The Monetary Policy Committee of the Bank of Ghana has maintained its policy rate at 22 percent.
[contextly_sidebar id=”ahrOPGZoLaBGBRYqJ7n2YQZC2EaNQQ7J”]The Committee attributed its hold to the recovery of the cedi as well as underlying inflationary pressures which is evident in the country’s current inflation rate which is at 17.1 percent after recording 16.9 percent in May.
The policy rate which is the rate at which the central bank lends to commercial banks and is also used by banks to calculate their base rates hit 22 percent in May this year the highest since December, 2003 when the rate was at 21.50 percent.
Briefing journalists this morning Governor of the bank of Ghana explained further why the rate was maintained.
“Inflation continued to rise since the last MPC round. Headline inflation moved up from 16.7 percent in March to 16.9 percent in May 2015. This price development is largely influenced by the pass-through of the currency depreciation and continuing cost-push inflation. Furthermore, core inflation (CPI excluding energy and utilities) continued to rise, signaling underlying inflation pressures.”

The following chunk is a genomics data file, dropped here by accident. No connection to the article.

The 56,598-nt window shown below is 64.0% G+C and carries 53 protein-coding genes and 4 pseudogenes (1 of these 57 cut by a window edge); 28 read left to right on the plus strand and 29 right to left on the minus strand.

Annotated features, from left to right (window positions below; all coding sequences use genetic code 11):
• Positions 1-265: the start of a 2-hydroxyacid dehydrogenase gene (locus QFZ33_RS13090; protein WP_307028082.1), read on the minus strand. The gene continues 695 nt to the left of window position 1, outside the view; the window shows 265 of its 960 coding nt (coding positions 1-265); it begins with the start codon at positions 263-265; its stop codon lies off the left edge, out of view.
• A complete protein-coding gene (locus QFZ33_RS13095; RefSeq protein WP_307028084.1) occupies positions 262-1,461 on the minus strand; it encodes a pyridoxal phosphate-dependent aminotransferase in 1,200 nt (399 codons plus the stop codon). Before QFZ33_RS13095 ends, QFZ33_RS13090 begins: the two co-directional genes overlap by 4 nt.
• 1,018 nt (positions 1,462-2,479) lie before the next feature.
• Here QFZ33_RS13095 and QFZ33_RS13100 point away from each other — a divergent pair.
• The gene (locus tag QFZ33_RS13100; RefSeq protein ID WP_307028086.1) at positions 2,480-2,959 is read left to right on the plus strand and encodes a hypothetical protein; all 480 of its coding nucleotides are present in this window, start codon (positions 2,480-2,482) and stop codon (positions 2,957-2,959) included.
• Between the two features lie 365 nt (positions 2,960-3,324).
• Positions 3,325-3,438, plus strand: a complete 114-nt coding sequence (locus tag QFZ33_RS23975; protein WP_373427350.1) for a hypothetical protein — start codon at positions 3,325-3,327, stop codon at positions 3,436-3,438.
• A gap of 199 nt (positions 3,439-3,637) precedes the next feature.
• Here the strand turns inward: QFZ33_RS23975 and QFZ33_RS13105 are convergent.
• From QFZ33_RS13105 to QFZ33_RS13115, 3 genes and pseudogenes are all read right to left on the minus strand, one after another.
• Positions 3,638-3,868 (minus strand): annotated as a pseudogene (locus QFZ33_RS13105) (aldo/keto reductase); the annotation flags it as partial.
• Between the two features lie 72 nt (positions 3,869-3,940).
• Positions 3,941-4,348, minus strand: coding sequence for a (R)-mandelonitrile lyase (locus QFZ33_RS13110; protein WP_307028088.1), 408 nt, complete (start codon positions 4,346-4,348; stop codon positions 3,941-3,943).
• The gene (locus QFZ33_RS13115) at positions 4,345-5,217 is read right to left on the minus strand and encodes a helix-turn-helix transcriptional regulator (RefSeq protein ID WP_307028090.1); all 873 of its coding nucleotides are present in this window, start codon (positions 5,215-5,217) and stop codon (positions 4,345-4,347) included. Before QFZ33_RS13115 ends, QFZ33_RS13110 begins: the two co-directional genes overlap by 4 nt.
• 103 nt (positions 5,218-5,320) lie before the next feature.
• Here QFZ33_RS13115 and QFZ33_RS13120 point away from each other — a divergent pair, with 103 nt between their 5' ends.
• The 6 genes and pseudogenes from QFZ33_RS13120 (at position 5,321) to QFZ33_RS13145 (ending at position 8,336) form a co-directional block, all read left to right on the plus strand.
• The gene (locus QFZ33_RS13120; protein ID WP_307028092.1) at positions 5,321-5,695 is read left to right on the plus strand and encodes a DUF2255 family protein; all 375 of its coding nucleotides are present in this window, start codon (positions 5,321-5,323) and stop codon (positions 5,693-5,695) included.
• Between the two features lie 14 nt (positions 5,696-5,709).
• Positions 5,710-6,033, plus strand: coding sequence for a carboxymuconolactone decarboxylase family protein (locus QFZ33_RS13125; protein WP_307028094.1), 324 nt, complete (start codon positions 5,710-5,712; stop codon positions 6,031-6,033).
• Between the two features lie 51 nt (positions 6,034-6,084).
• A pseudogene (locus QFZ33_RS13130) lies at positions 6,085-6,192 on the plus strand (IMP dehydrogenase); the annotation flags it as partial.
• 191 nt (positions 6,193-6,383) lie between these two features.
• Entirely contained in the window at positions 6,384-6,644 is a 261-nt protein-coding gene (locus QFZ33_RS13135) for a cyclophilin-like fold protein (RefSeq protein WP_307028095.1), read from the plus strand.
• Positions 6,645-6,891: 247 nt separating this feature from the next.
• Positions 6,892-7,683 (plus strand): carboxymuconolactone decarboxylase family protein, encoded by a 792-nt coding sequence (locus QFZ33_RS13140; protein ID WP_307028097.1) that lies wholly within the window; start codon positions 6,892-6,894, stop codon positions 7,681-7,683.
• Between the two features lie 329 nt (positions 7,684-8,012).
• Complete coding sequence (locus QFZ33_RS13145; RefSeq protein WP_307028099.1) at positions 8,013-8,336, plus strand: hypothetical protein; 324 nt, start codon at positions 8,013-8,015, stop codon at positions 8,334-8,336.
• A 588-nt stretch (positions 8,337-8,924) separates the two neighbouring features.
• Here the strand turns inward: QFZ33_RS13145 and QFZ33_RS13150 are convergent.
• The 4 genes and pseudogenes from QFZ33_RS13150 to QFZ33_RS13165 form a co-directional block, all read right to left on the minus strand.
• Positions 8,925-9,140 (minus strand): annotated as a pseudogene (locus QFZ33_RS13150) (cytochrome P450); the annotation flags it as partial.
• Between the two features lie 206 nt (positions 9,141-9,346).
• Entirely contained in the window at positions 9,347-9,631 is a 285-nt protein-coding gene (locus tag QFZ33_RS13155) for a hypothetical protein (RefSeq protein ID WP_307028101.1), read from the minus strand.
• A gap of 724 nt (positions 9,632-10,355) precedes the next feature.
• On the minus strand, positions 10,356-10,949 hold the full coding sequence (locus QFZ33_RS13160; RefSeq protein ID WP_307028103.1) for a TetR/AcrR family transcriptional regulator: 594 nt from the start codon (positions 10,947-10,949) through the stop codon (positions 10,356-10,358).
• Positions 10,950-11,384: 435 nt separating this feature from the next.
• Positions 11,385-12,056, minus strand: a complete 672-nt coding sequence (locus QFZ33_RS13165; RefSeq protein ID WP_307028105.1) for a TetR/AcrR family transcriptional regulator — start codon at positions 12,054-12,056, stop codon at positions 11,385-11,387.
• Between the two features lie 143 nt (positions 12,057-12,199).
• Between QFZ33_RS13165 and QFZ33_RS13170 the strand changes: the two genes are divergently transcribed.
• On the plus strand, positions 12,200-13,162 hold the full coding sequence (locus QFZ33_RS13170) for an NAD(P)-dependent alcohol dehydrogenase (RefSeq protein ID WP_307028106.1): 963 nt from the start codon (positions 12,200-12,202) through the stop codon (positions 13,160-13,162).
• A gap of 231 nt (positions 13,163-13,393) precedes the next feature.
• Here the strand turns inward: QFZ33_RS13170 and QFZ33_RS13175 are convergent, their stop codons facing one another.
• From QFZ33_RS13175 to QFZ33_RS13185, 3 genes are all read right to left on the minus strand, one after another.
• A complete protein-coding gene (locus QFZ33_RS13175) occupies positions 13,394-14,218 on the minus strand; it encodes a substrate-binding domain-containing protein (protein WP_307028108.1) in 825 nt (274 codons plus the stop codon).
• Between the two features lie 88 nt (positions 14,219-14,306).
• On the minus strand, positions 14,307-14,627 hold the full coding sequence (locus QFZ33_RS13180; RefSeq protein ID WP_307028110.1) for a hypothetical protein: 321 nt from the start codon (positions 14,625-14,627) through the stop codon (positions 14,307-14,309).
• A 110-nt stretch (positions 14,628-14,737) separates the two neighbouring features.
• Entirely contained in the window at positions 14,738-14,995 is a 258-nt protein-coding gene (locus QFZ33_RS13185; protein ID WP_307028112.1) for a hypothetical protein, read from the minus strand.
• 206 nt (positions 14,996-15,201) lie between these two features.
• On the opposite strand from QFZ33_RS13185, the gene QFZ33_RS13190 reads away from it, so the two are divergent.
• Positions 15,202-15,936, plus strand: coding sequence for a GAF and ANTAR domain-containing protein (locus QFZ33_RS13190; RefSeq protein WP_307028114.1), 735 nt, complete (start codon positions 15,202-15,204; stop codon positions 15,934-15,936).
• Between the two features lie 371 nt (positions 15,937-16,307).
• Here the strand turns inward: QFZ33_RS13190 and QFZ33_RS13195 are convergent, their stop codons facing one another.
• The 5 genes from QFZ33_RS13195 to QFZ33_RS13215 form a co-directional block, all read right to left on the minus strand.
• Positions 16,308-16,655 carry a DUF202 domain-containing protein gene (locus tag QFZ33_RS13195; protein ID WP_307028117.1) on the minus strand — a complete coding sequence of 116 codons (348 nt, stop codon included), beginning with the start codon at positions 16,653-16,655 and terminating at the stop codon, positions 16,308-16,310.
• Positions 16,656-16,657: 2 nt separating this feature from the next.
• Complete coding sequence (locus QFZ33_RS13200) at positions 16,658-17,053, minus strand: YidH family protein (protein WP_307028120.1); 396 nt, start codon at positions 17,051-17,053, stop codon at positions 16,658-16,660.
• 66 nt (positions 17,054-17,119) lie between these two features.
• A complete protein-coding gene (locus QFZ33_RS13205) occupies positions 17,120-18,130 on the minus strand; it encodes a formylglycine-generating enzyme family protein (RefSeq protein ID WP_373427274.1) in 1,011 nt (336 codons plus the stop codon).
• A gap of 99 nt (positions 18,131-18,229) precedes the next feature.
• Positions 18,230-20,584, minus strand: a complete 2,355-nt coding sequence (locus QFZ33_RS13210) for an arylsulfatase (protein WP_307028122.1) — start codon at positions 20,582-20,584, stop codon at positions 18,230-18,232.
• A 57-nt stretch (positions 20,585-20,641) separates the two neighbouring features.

He added that ‘the Committee observed that though inflation and inflation expectations were still elevated, the pressures in the outlook for the medium-term were waning. This is as a result of the tight monetary policy stance, continuing fiscal consolidation and the recent recovery of the cedi.”
Many economists including lecturer at the University of Ghana Business School, Dr Godfred Bokpin had earlier projected that the Monetary Policy Committee of the Bank of Ghana will maintain the policy rate against the backdrop of the cedi’s recovery and developments in the economy.
By: Vivian Kai Lokko/citifmonline.com/Ghana